How to Heal Through Understanding, Reflection, and Meaning



“Self-Reflection is a humbling process. It’s essential to find out why you think, say, and do certain things – then better yourself.”

-Sonya Teclai

Over the past few weeks, I have been thinking a lot about life experiences and the role that reflection plays in self-understanding.  As we go through life, we experience both positive and negative seasons that contribute to our whole self. Sometimes, when times get quiet, I allow myself to engage in self-reflection. This can be challenging at times because it requires you to come face-to-face with some of the rawest and difficult components of your life.  “Why” was the word that kept coming up in my mind.  Why did things play out the way that they did? Why does difficulty exist? Why am I feeling this way?  “Why?” is one of the most human and primitive questions we ask ourselves. Throughout human history, drawing meaning from the past is what drove progress.  The question of “why?” allows us to formulate our understanding and dive deeper with a sense of curiosity. Asking “why?” also allows us to peel back the layers, and with time, we may get to the core of our identity.  As humans, we learn from a very early age that our words have meaning.  Through reflection, our understanding is deepened, and connections are made in previously unknown areas. It also allows us to draw on the knowledge that is currently available so that we can venture to the deepest parts of our soul. Some of this work can be done in therapy while other parts will be done in reflective silence.


For me, therapy was invaluable to my self-discovery. Therapy provided me with a safe place to explore both the triumphs and struggles that brought me to where I am today. I started going to therapy in college and it became a big component of my transition into adulthood. I was fortunate that every week, I was provided with a safe place to show-up. There was a level of vulnerability that was needed but it was contained within a sense of safety.  I could enter the space as I was, without the pressure to mask over the emotions that I was feeling and then leave with a sense of fulfillment.  All the emotions that I experienced were validated in this safe space, and with the support of a trained therapist, I was able to go deeper into myself. This is not to say that there was no resistance. There were some days that I felt so much shame, but I was encouraged to keep pushing forward. In those moments, it seemed like I would always be in the thick of it, but now 10 years later, I can tell you with a grateful heart that, I am in a completely different place.

While writing this article, a few questions came to my mind. The first was, how do we know when we have reached a place of understanding regarding our own life experience? The second question that came to mind is what does healing look like? I also reflected on why healing is such an important tool for growth. Healing allows us to grow deeper and understanding ourselves in relation to others.  Understanding, reflection, and meaning are the three overall components of “why.” Understanding is the first phase.  “Understanding” is the baseline interpretation of an event or life experience. “Reflection” involves allowing yourself to dive deeper. This step is not always easy but ultimately leads to a deeper understanding of ourselves. In can also lead to a deeper understanding of ourselves in relation to others. “Meaning” is the last phase and completes the process of understanding and reflection. Meaning isn’t stagnant; it is something that is always changing in response to new interactions/experiences/ relationships. We are always adding new information to our baseline understanding of ourselves. With new experiences come new perspectives, potentially shifting established meaning.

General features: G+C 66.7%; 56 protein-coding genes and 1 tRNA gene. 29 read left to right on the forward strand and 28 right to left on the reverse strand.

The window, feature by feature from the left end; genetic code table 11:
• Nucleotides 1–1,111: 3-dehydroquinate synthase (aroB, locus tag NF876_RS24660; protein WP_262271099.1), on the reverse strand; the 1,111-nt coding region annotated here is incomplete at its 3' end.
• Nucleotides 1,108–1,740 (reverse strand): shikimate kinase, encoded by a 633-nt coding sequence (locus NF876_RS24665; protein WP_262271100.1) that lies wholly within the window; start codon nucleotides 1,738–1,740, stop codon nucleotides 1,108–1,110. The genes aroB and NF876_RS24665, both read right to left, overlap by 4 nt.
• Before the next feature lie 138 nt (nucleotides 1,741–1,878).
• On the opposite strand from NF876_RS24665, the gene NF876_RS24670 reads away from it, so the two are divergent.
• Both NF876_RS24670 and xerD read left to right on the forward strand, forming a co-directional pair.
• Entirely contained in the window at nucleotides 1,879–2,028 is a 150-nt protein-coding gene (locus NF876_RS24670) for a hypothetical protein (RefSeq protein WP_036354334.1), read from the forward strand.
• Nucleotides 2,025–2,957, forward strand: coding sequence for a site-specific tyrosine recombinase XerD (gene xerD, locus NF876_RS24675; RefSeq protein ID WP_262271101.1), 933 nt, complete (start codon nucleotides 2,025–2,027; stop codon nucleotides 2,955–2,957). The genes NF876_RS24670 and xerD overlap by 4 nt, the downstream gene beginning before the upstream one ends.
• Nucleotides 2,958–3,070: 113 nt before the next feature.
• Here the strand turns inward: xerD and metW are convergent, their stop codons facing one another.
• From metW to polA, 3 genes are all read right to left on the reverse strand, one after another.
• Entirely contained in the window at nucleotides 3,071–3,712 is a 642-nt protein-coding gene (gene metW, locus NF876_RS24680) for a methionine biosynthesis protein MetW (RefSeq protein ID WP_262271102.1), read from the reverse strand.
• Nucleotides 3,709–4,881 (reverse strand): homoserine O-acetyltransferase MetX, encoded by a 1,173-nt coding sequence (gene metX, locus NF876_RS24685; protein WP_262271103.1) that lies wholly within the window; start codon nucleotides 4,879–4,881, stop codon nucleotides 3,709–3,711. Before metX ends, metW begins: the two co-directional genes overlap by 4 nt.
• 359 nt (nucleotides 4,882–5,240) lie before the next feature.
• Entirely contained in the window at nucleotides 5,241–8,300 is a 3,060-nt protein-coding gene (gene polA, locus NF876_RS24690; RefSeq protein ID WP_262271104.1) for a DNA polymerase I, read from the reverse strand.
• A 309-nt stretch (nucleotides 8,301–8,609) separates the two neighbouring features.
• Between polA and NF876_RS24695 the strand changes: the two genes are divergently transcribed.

Getting Started

5 Tips to develop a growth mindset:

  1. Understanding and healing take time. Don’t rush into the process expecting immediate results.
  2. Be kind to yourself. You are doing difficult but rewarding work.
  3. Don’t be afraid to let others in but also don’t feel like you are required to share everything. You are the one who sets the timeline and you are in control.
  4. It’s okay to take a break.
  5. Growth and healing practices are going to change over time. Do whatever feels comfortable for you in the moment.

Mental Health Therapist and Co-Founder of PsychoSocial! I live and work in San Francisco, CA. I enjoy the theater, photography, and traveling. My self-care is nature walks.


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